Tuesday, September 4, 2012

SEINFELD - Season 6, Episode 17 - The Doorman


“The Doorman”

First Script Read:
Filmed: January 25, 1995
Aired: February 23, 1995
Nielsen rating: 22.4
Audience share: 33
Directed: Andy Ackerman
Writers: Tom Gammill and Max Pross


As a member of the blue collar class, the doormen occupy a strange profession, particularly to the vast majority of Americans, even wealthy ones, who have never had a doorman. It's an outdated job and an apparently unnecessary luxury in a nation which has been relatively less class-conscious than other western countries. Jerry delves into this in his monologue:

JERRY: You remember a few years ago in New York we had the doorman strike? They have a union in the fancy buildings, and they went out on strike. Now you would think if any group of people would not want to demonstrate what life would be like without them, it would be doormen. "Let's see how they do without us!" There's no doorman. People open the door. They walk in. It's...you know...who's gonna walk out next? The guys who clean your windshield at the traffic light with the dirty rag? "We demand shorter yellows, and longer reds!"

Elaine is still working for Mr. Pitt, precisely the kind of wealthy, old-fashioned, out-of-touch city-dweller who might enjoy the services of a doorman. She is house-sitting for her boss in this episode, and so Jerry, a wealthy but extremely unpretentious 30-ish city-dweller ends up interacting with the doorman. Because he would never want a doorman at his own apartment, Jerry is extremely awkward around this doorman. The doorman himself is quite antagonistic, and their passing relationship spirals out of control:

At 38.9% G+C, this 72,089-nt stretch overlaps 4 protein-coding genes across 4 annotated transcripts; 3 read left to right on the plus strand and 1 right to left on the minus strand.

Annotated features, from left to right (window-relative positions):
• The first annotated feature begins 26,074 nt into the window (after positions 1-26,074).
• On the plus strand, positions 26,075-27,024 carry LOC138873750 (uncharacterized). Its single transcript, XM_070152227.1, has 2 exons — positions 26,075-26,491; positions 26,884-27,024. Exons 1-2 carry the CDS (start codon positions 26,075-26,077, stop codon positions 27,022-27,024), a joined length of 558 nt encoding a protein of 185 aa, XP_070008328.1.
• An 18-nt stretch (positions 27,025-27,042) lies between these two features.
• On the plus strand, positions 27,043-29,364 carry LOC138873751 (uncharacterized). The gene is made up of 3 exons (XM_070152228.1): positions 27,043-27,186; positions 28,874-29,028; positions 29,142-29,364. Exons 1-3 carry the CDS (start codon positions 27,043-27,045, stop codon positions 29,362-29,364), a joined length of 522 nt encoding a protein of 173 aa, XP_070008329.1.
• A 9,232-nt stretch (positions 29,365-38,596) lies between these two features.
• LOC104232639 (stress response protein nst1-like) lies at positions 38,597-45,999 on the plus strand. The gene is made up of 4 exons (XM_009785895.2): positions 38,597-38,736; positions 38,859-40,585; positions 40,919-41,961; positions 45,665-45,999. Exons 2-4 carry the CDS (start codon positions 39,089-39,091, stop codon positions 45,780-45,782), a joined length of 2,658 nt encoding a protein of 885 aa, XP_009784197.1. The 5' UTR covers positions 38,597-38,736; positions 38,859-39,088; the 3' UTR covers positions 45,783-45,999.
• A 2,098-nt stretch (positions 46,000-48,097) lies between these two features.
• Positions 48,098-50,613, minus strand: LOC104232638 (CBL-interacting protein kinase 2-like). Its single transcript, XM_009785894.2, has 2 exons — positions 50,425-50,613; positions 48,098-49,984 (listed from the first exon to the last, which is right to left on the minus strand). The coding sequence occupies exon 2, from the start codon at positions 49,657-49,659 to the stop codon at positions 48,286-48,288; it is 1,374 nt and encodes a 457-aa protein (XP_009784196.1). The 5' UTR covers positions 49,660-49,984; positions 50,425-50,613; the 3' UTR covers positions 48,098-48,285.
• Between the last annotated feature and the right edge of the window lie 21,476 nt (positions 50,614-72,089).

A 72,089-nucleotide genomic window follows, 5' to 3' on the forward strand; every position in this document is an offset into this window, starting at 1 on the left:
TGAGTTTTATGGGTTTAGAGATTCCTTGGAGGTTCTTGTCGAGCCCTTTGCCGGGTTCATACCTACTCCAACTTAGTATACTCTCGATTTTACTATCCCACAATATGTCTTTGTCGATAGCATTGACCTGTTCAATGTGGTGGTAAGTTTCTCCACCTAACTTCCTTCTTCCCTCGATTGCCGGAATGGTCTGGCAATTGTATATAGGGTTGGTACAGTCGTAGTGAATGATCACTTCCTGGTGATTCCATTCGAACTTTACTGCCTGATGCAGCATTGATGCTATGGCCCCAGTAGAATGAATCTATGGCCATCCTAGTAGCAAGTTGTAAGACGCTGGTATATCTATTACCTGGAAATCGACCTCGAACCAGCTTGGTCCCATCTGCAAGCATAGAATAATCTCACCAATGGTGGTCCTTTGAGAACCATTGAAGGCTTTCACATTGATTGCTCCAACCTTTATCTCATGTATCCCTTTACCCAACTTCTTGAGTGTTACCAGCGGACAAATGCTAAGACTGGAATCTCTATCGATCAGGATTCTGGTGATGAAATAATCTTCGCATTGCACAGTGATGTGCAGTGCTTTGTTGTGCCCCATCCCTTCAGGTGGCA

DOORMAN: Whoa, whoa whoa! May I help you?
JERRY: Yeah, I'm just going up to see Elaine Benes.
DOORMAN: Benes? No one here by that name.
JERRY: Oh, she's uh, she's house-sitting for Mr. Pitt.
DOORMAN: Oh. House-sitting, hmm?  
JERRY: Yeah.
DOORMAN: What are you, the boyfriend? Here for a quickie?
JERRY: Can I just go up?
DOORMAN: Oh, I get it. Why waste time making small talk with the doorman? I should just shut up and do my job, opening the door for you.
[AWKWARD PAUSE AS JERRY WAITS FOR THE ELEVATOR AND THE DOORMAN REACHES FOR HIS NEWSPAPER]
JERRY: How 'bout those Knicks?
DOORMAN: Oh, I see. On the sports page
JERRY: Yeah.
DOORMAN: What makes you think I wasn't reading the Wall Street page? Oh, I know. Because I'm the uneducated doorman.

Later, Jerry runs into the doorman unexpectedly on a later shift. The doorman explains, "You see, my fellow doormen and I watch out for each other. We don't stab each other in the back like people in your world." It's a critique that rings partly true, as the quartet of characters on Seinfeld have betrayed one another from time to time, though they just as often do each other favors.

The doorman isn't, however, a character to be taken seriously as a voice of reason, speaking truth into Jerry's sheltered, upper-middle class existence. On the contrary, he is a ridiculous character, clinging to notions of class that Jerry and his friends simply don't have. The doorman accuses Jerry of thinking he's better than the poorer laborer, but that's not true at all. The doorman's class consciousness is ultimately absurd. 

At the same time, Jerry isn't so far off from the doorman's view of the world. He takes the doorman's place and becomes just as short and defensive about his place in the world as the real doorman. It's not the personality but the occupation that makes the doorman crazy.

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